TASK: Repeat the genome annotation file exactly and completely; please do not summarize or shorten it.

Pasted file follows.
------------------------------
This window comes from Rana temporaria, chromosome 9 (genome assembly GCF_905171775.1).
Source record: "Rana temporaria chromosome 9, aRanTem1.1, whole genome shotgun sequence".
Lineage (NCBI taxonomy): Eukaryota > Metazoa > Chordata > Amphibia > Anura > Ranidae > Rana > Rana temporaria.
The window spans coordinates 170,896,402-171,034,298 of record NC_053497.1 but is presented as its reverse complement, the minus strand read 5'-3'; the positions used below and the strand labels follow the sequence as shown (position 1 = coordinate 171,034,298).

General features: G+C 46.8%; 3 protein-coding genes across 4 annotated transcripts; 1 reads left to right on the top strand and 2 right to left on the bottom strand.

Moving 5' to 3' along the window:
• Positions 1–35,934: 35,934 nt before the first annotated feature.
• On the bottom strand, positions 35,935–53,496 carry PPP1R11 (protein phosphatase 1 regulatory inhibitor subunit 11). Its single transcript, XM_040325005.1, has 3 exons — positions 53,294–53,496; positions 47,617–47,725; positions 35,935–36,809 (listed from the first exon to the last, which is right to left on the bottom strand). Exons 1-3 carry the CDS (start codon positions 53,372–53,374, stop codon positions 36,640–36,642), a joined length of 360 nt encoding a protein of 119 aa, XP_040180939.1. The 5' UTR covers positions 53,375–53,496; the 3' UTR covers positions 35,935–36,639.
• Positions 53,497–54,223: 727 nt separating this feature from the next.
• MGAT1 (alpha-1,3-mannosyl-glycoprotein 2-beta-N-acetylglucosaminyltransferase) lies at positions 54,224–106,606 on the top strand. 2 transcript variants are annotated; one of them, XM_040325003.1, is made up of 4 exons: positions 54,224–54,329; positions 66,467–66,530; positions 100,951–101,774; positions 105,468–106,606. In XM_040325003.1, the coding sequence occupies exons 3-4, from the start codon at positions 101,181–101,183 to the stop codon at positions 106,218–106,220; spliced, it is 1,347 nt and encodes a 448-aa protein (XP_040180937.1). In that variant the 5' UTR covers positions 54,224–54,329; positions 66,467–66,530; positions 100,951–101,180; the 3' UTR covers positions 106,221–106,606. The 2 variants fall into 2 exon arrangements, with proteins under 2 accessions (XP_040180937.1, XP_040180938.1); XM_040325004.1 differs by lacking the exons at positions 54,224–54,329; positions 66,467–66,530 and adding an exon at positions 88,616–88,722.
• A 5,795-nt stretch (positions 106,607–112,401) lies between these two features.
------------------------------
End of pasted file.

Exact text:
This window comes from Rana temporaria, chromosome 9 (genome assembly GCF_905171775.1).
Source record: "Rana temporaria chromosome 9, aRanTem1.1, whole genome shotgun sequence".
Lineage (NCBI taxonomy): Eukaryota > Metazoa > Chordata > Amphibia > Anura > Ranidae > Rana > Rana temporaria.
The window spans coordinates 170,896,402-171,034,298 of record NC_053497.1 but is presented as its reverse complement, the minus strand read 5'-3'; the positions used below and the strand labels follow the sequence as shown (position 1 = coordinate 171,034,298).

General features: G+C 46.8%; 3 protein-coding genes across 4 annotated transcripts; 1 reads left to right on the top strand and 2 right to left on the bottom strand.

Moving 5' to 3' along the window:
• Positions 1–35,934: 35,934 nt before the first annotated feature.
• On the bottom strand, positions 35,935–53,496 carry PPP1R11 (protein phosphatase 1 regulatory inhibitor subunit 11). Its single transcript, XM_040325005.1, has 3 exons — positions 53,294–53,496; positions 47,617–47,725; positions 35,935–36,809 (listed from the first exon to the last, which is right to left on the bottom strand). Exons 1-3 carry the CDS (start codon positions 53,372–53,374, stop codon positions 36,640–36,642), a joined length of 360 nt encoding a protein of 119 aa, XP_040180939.1. The 5' UTR covers positions 53,375–53,496; the 3' UTR covers positions 35,935–36,639.
• Positions 53,497–54,223: 727 nt separating this feature from the next.
• MGAT1 (alpha-1,3-mannosyl-glycoprotein 2-beta-N-acetylglucosaminyltransferase) lies at positions 54,224–106,606 on the top strand. 2 transcript variants are annotated; one of them, XM_040325003.1, is made up of 4 exons: positions 54,224–54,329; positions 66,467–66,530; positions 100,951–101,774; positions 105,468–106,606. In XM_040325003.1, the coding sequence occupies exons 3-4, from the start codon at positions 101,181–101,183 to the stop codon at positions 106,218–106,220; spliced, it is 1,347 nt and encodes a 448-aa protein (XP_040180937.1). In that variant the 5' UTR covers positions 54,224–54,329; positions 66,467–66,530; positions 100,951–101,180; the 3' UTR covers positions 106,221–106,606. The 2 variants fall into 2 exon arrangements, with proteins under 2 accessions (XP_040180937.1, XP_040180938.1); XM_040325004.1 differs by lacking the exons at positions 54,224–54,329; positions 66,467–66,530 and adding an exon at positions 88,616–88,722.
• A 5,795-nt stretch (positions 106,607–112,401) lies between these two features.